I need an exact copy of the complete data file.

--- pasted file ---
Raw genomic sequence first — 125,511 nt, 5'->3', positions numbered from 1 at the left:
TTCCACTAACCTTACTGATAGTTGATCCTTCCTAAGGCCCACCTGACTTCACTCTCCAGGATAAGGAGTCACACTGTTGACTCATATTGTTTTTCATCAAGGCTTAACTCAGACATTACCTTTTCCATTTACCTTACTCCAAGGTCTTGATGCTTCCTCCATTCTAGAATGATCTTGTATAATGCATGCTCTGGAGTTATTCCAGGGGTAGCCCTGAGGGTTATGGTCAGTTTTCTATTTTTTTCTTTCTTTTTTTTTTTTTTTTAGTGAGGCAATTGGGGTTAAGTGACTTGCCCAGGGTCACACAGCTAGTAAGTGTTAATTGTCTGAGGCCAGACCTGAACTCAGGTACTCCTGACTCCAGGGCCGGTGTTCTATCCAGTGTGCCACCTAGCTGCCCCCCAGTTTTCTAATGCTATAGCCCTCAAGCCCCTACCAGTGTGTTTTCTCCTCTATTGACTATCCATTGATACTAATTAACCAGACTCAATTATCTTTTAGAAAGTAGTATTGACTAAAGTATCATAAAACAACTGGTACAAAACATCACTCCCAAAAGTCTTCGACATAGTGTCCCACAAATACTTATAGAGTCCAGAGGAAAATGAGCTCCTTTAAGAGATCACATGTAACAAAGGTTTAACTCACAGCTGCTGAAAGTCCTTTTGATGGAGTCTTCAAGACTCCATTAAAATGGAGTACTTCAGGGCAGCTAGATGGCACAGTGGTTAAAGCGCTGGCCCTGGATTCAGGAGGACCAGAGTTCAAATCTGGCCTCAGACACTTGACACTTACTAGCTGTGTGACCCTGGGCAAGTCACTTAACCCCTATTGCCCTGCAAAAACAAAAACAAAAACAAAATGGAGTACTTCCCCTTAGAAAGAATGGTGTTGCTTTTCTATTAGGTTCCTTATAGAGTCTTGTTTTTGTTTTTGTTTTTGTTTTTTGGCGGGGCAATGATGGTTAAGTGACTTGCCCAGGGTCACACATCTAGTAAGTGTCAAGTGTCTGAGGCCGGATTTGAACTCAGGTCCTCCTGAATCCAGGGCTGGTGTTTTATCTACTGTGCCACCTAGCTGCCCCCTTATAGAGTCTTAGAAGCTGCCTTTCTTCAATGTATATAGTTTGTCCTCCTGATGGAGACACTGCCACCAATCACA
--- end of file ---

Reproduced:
Raw genomic sequence first — 125,511 nt, 5'->3', positions numbered from 1 at the left:
TTCCACTAACCTTACTGATAGTTGATCCTTCCTAAGGCCCACCTGACTTCACTCTCCAGGATAAGGAGTCACACTGTTGACTCATATTGTTTTTCATCAAGGCTTAACTCAGACATTACCTTTTCCATTTACCTTACTCCAAGGTCTTGATGCTTCCTCCATTCTAGAATGATCTTGTATAATGCATGCTCTGGAGTTATTCCAGGGGTAGCCCTGAGGGTTATGGTCAGTTTTCTATTTTTTTCTTTCTTTTTTTTTTTTTTTTAGTGAGGCAATTGGGGTTAAGTGACTTGCCCAGGGTCACACAGCTAGTAAGTGTTAATTGTCTGAGGCCAGACCTGAACTCAGGTACTCCTGACTCCAGGGCCGGTGTTCTATCCAGTGTGCCACCTAGCTGCCCCCCAGTTTTCTAATGCTATAGCCCTCAAGCCCCTACCAGTGTGTTTTCTCCTCTATTGACTATCCATTGATACTAATTAACCAGACTCAATTATCTTTTAGAAAGTAGTATTGACTAAAGTATCATAAAACAACTGGTACAAAACATCACTCCCAAAAGTCTTCGACATAGTGTCCCACAAATACTTATAGAGTCCAGAGGAAAATGAGCTCCTTTAAGAGATCACATGTAACAAAGGTTTAACTCACAGCTGCTGAAAGTCCTTTTGATGGAGTCTTCAAGACTCCATTAAAATGGAGTACTTCAGGGCAGCTAGATGGCACAGTGGTTAAAGCGCTGGCCCTGGATTCAGGAGGACCAGAGTTCAAATCTGGCCTCAGACACTTGACACTTACTAGCTGTGTGACCCTGGGCAAGTCACTTAACCCCTATTGCCCTGCAAAAACAAAAACAAAAACAAAATGGAGTACTTCCCCTTAGAAAGAATGGTGTTGCTTTTCTATTAGGTTCCTTATAGAGTCTTGTTTTTGTTTTTGTTTTTGTTTTTTGGCGGGGCAATGATGGTTAAGTGACTTGCCCAGGGTCACACATCTAGTAAGTGTCAAGTGTCTGAGGCCGGATTTGAACTCAGGTCCTCCTGAATCCAGGGCTGGTGTTTTATCTACTGTGCCACCTAGCTGCCCCCTTATAGAGTCTTAGAAGCTGCCTTTCTTCAATGTATATAGTTTGTCCTCCTGATGGAGACACTGCCACCAATCACA